Logan Avalanche Advisory

Forecaster: Toby Weed


Danger by aspect and elevation on slopes approaching 35° or steeper.
(click HERE for tomorrow's danger rating)

Danger Rose Tutorial

The overall danger in the backcountry is on the high end of CONSIDERABLE (3), which means that dangerous and potentially deadly avalanche conditions exist on many slopes. Triggered wind slab avalanches are still probable on slopes steeper than about 35 degrees with significant deposits of recently drifted snow. On slopes that haven't recently avalanched, you could trigger a deadly hard slab avalanche 3 to 6 feet deep or deeper and potentially quite wide in steep terrain with preexisting weak snow. I've included pockets of HIGH(4) danger on many mid and and upper elevation slopes, since any triggered deep slab avalanche is likely to be huge and very dangerous. The danger is probably higher in the Central Bear River Range where significantly more snow accumulated with Sunday's productive storm.

Careful snowpack evaluation, cautious route-finding and conservative decision-making are essential for safe backcountry travel travel today, and continue to avoid and stay out from under steep slopes and avalanche paths that haven't recently avalanched.


Sunday's storm was quite productive for the Central Bear River Range, depositing 1.5 to 3 feet of snow on slopes at all elevations...Less snow fell from about Logan Canyon south. The Tony Grove Snotel at 8400' reported 2.4 inches of water in well over 2 feet of new snow. Now with 73" of total snow on the ground, the station is reporting 65% of average water for the date. The CSI Logan Peak wind sensor recorded 20 mph south winds overnight, and its 20 degrees at 9700'


Huge, long running natural hard slab avalanches from 1-23,24-2010 several feet deep were visible from the air across the Logan forecast zone last week, several half-a-mile wide or wider. Most of the deep slab activity occurred on northwest through east facing slopes, with a couple notable exceptions on southeast and west facing slopes. I've posted some of our aerial observations from 1-28-10 here… Another natural cycle occurred overnight of 2-1-10, with several notable huge hard slab releases in the Central Bear River Range including very large avalanches in Wood Camp and Steep Hollows....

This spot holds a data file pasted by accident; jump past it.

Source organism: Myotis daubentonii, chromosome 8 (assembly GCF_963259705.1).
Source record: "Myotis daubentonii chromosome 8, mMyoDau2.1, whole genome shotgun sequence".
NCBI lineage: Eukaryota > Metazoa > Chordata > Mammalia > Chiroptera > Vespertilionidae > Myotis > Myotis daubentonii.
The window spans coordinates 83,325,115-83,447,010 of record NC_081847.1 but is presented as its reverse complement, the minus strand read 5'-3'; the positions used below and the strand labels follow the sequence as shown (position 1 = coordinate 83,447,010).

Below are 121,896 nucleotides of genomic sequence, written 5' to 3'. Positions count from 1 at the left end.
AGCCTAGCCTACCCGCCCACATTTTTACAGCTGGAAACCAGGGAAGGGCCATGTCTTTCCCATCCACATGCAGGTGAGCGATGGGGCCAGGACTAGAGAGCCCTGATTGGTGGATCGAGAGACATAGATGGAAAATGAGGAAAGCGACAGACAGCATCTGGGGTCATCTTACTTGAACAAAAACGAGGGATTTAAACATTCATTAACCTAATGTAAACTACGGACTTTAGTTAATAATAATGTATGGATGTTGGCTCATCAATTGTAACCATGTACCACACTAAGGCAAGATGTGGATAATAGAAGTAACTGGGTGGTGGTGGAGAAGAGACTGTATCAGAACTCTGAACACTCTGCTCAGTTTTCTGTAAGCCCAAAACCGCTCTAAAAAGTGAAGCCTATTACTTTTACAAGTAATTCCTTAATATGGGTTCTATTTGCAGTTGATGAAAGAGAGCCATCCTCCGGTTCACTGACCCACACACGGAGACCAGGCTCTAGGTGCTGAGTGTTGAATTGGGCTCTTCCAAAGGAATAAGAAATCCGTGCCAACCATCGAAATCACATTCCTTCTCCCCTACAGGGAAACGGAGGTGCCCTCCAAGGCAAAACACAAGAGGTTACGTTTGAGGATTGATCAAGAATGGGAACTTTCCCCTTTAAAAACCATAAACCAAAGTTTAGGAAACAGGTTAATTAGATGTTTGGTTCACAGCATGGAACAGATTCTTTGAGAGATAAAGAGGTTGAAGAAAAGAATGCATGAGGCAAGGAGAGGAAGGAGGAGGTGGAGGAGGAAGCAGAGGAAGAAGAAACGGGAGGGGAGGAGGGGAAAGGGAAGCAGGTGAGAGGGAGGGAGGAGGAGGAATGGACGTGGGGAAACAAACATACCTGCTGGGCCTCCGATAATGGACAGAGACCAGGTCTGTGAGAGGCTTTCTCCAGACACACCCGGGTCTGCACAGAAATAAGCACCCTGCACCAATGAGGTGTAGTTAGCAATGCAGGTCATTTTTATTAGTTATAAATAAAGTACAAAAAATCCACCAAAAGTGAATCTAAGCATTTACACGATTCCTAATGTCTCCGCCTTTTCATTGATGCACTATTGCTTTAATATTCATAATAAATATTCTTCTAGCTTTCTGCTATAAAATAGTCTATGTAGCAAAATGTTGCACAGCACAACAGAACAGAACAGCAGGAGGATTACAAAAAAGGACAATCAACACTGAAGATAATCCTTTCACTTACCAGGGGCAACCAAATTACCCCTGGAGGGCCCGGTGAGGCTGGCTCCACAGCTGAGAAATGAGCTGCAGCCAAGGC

Locally: A close-call was reported from midday Saturday, 1-30-10, in the Tony Grove Area. A rider triggered a very large deep slab avalanche that ran fairly far. It stopped just before reaching the rest of his party watching from the flats below. The avalanche, on a mostly east facing slope at around 8400' in elevation was estimated to be 4 to 6 feet deep and the length of a football field at the crown... Also, a rider triggered a broad deep slab avalanche Saturday in the Rodeo Grounds in upper Providence Canyon and took a fairly long ride, but luckily ended up on the surface.

Here's an updated local backcountry avalanche list:


      Over the next 24 hours.

Deep slab avalanches are probable today in steep terrain that didn't recently avalanche. On Sunday once again, lots of new snow overloaded slopes plagued by existing weak sugary layers, and another natural avalanche cycle occurred across the Logan Forecast Zone, with very wide and destructive hard slab releases on slopes that hadn't recently avalanched in the Bear River Range north and west of Logan Canyon.

In some areas, you could still trigger a dangerous avalanche from a distance or from below. Triggered deep slab avalanches could step down to weak snow near the ground and be very broad and destructive. Smaller storm snow or wind slab avalanches overrunning slopes with deeply buried weak snow could produce a much larger and more dangerous avalanche. Keep in mind that recent avalanches in the region have been running far, many to the fullest extent of their paths.


      Over the next 24 hours.

Sunday's storm caused a general upswing in avalanche danger and complexity, and triggered wind slab avalanches up to 2 feet deep, running on storm interface weakness or gradually strengthening surface hoar (frost) are still probable on many steep drifted slopes. Tonight's storm will also cause a rise in overall danger and especially on slopes that receive significant deposits of drifted or heavy new snow.


Tonight's storm may again favor the north, with currently 3 to 7 inches of accumulation forecast...Snowfall, under a southwest flow, should begin later this afternoon and taper off tomorrow morning. This may cause a rise in avalanche danger in the backcountry Expect continued moist weather but little accumulation through the weekend.....


I will be issuing morning avalanche advisories for the Logan area on Mondays, Wednesdays, Fridays and Saturdays.

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The information in this advisory is from the U.S. Forest Service, which is solely responsible for its content. This advisory describes general avalanche conditions and local variations always occur.

I will update this forecast Friday morning. Thanks for checking in....

This information does not apply to developed ski areas or highways where avalanche control is normally done.  This advisory is from the U.S.D.A. Forest Service, which is solely responsible for its content. This advisory describes general avalanche conditions and local variations always occur.

This advisory provided by the USDA Forest Service, in partnership with:

The Friends of the Utah Avalanche Center, Utah Division of State Parks and Recreation, Utah Division of Emergency Management, Salt Lake County, Salt Lake Unified Fire Authority and the friends of the La Sal Avalanche Center. See our Sponsors Page for a complete list.